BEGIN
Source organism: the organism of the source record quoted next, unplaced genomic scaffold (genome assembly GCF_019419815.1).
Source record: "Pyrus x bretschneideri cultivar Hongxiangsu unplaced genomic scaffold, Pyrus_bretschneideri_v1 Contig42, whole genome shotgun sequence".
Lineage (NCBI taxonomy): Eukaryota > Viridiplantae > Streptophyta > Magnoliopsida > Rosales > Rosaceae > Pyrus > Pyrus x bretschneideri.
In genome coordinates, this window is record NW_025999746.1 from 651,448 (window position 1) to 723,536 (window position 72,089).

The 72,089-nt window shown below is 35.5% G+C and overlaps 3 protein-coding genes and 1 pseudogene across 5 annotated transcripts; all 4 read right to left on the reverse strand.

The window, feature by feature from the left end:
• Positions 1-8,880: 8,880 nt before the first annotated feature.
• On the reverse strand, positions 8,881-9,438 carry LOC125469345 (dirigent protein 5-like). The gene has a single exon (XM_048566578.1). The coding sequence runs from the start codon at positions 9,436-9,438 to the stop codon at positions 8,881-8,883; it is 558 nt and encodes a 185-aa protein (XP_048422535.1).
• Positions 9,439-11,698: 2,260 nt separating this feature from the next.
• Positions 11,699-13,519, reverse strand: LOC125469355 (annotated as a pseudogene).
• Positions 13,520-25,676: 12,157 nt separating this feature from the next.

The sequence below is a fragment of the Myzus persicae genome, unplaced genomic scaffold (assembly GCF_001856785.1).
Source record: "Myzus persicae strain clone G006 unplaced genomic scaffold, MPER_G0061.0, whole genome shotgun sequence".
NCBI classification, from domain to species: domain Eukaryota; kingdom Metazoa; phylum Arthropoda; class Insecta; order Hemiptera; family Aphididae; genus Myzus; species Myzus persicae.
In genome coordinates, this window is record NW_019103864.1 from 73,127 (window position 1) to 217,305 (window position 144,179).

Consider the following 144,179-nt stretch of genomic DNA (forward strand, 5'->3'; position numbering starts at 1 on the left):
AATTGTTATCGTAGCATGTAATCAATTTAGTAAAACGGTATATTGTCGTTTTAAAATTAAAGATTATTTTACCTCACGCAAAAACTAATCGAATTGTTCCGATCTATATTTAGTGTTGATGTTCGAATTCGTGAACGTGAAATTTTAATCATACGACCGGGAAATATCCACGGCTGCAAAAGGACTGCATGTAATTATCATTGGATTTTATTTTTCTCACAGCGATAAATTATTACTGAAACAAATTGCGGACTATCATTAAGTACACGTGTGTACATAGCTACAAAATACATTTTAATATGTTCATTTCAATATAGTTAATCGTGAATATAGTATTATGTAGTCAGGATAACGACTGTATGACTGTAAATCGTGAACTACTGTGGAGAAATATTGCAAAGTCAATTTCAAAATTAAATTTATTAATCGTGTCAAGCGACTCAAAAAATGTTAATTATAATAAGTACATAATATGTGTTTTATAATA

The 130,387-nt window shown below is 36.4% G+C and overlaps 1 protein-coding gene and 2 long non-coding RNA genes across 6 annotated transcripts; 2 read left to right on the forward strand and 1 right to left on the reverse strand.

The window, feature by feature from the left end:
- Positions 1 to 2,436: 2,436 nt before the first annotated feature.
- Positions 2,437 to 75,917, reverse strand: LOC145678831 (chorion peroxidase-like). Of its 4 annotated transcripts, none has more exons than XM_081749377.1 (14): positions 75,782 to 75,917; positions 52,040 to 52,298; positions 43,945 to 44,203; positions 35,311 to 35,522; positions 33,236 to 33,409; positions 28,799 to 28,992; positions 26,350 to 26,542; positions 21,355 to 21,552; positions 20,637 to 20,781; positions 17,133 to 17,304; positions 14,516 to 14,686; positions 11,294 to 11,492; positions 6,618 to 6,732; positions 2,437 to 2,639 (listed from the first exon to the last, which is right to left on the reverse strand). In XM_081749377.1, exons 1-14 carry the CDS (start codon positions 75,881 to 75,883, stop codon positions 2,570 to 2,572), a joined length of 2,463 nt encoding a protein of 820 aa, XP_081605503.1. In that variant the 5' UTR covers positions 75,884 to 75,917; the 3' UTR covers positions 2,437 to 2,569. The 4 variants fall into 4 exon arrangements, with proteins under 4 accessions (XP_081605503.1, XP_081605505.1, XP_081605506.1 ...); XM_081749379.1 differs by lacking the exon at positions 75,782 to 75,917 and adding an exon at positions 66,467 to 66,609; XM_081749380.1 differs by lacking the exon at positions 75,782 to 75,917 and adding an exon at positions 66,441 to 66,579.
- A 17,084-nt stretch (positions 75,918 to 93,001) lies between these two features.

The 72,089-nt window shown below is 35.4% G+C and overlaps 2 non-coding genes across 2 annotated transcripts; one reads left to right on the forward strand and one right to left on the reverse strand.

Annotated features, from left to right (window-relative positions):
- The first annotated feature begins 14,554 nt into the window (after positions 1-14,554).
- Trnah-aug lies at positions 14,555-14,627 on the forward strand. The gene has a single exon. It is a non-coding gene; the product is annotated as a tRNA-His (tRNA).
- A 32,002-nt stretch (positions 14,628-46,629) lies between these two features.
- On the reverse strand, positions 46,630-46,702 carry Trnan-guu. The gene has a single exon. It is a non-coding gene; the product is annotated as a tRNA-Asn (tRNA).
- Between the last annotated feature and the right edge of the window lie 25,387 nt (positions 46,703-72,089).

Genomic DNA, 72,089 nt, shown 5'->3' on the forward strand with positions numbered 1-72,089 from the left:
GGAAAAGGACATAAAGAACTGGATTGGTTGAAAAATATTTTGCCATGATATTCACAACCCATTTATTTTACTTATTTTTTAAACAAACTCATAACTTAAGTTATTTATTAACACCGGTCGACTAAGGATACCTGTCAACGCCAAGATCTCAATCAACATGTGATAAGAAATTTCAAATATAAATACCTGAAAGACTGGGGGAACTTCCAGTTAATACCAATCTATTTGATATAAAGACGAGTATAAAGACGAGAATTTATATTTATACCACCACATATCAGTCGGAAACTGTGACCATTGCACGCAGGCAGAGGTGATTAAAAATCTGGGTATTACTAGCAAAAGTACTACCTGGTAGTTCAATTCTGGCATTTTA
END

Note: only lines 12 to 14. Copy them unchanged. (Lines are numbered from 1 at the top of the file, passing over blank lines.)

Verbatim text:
The sequence below is a fragment of the Myzus persicae genome, unplaced genomic scaffold (assembly GCF_001856785.1).
Source record: "Myzus persicae strain clone G006 unplaced genomic scaffold, MPER_G0061.0, whole genome shotgun sequence".
NCBI classification, from domain to species: domain Eukaryota; kingdom Metazoa; phylum Arthropoda; class Insecta; order Hemiptera; family Aphididae; genus Myzus; species Myzus persicae.